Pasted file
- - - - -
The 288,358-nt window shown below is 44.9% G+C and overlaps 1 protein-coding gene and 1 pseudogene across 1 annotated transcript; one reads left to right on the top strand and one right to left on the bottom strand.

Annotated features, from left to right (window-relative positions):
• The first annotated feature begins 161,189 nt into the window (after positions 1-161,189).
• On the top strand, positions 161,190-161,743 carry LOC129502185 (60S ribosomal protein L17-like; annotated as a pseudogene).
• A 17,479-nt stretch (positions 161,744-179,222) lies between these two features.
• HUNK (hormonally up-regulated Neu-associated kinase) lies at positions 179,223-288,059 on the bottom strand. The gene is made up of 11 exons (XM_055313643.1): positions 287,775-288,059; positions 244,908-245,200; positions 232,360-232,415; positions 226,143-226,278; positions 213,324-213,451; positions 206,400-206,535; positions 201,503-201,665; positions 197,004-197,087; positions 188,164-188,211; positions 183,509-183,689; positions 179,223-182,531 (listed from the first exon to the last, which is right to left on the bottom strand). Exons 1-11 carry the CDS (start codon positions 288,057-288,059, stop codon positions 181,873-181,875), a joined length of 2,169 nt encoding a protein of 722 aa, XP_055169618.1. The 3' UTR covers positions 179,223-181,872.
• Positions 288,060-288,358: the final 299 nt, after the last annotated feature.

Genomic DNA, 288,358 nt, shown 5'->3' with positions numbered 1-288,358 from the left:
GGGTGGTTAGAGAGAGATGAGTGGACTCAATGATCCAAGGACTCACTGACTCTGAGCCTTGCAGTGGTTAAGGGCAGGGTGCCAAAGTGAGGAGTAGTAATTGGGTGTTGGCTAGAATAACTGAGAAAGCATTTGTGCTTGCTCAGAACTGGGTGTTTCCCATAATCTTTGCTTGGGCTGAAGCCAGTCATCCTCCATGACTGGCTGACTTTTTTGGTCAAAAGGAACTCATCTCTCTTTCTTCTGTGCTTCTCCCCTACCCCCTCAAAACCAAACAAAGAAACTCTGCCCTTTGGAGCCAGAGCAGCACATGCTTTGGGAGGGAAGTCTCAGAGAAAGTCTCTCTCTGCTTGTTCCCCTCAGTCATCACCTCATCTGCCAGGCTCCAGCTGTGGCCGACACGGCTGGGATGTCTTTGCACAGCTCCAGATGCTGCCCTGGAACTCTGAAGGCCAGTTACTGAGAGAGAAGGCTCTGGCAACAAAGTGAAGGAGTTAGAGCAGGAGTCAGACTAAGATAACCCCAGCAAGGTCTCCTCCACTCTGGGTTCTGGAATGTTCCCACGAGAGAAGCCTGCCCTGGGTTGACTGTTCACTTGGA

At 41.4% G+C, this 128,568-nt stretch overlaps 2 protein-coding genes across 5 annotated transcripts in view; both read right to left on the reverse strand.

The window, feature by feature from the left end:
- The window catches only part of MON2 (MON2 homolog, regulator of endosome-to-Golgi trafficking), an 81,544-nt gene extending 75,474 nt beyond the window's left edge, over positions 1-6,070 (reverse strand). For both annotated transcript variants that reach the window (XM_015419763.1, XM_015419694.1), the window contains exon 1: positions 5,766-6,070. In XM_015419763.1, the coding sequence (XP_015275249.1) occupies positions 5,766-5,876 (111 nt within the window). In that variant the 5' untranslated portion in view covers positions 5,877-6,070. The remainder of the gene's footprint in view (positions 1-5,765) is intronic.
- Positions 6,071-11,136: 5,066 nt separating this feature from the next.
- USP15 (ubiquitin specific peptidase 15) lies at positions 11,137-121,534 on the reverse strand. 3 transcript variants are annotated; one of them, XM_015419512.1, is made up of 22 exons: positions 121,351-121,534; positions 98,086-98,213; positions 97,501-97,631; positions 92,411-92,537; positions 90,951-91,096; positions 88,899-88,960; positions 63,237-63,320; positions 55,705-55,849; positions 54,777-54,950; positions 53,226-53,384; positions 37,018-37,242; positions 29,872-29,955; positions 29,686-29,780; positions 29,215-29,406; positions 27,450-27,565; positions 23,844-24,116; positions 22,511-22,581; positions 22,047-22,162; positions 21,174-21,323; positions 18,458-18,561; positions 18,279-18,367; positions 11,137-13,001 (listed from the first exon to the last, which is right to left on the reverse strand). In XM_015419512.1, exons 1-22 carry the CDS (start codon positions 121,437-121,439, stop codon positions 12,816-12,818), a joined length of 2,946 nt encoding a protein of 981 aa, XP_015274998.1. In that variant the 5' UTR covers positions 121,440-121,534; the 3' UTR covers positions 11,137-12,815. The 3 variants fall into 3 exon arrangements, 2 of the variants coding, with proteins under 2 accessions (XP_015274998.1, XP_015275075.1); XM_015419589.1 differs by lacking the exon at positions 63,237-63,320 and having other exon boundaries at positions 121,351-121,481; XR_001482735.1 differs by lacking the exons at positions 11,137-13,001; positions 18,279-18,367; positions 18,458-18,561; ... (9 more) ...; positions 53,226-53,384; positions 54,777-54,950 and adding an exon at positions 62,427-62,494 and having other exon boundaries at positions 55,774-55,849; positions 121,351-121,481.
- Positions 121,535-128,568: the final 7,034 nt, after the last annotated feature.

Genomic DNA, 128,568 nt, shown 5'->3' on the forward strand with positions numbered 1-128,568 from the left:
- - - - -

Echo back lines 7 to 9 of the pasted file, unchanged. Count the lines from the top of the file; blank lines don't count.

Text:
• Positions 288,060-288,358: the final 299 nt, after the last annotated feature.

Genomic DNA, 288,358 nt, shown 5'->3' with positions numbered 1-288,358 from the left:
GGGTGGTTAGAGAGAGATGAGTGGACTCAATGATCCAAGGACTCACTGACTCTGAGCCTTGCAGTGGTTAAGGGCAGGGTGCCAAAGTGAGGAGTAGTAATTGGGTGTTGGCTAGAATAACTGAGAAAGCATTTGTGCTTGCTCAGAACTGGGTGTTTCCCATAATCTTTGCTTGGGCTGAAGCCAGTCATCCTCCATGACTGGCTGACTTTTTTGGTCAAAAGGAACTCATCTCTCTTTCTTCTGTGCTTCTCCCCTACCCCCTCAAAACCAAACAAAGAAACTCTGCCCTTTGGAGCCAGAGCAGCACATGCTTTGGGAGGGAAGTCTCAGAGAAAGTCTCTCTCTGCTTGTTCCCCTCAGTCATCACCTCATCTGCCAGGCTCCAGCTGTGGCCGACACGGCTGGGATGTCTTTGCACAGCTCCAGATGCTGCCCTGGAACTCTGAAGGCCAGTTACTGAGAGAGAAGGCTCTGGCAACAAAGTGAAGGAGTTAGAGCAGGAGTCAGACTAAGATAACCCCAGCAAGGTCTCCTCCACTCTGGGTTCTGGAATGTTCCCACGAGAGAAGCCTGCCCTGGGTTGACTGTTCACTTGGA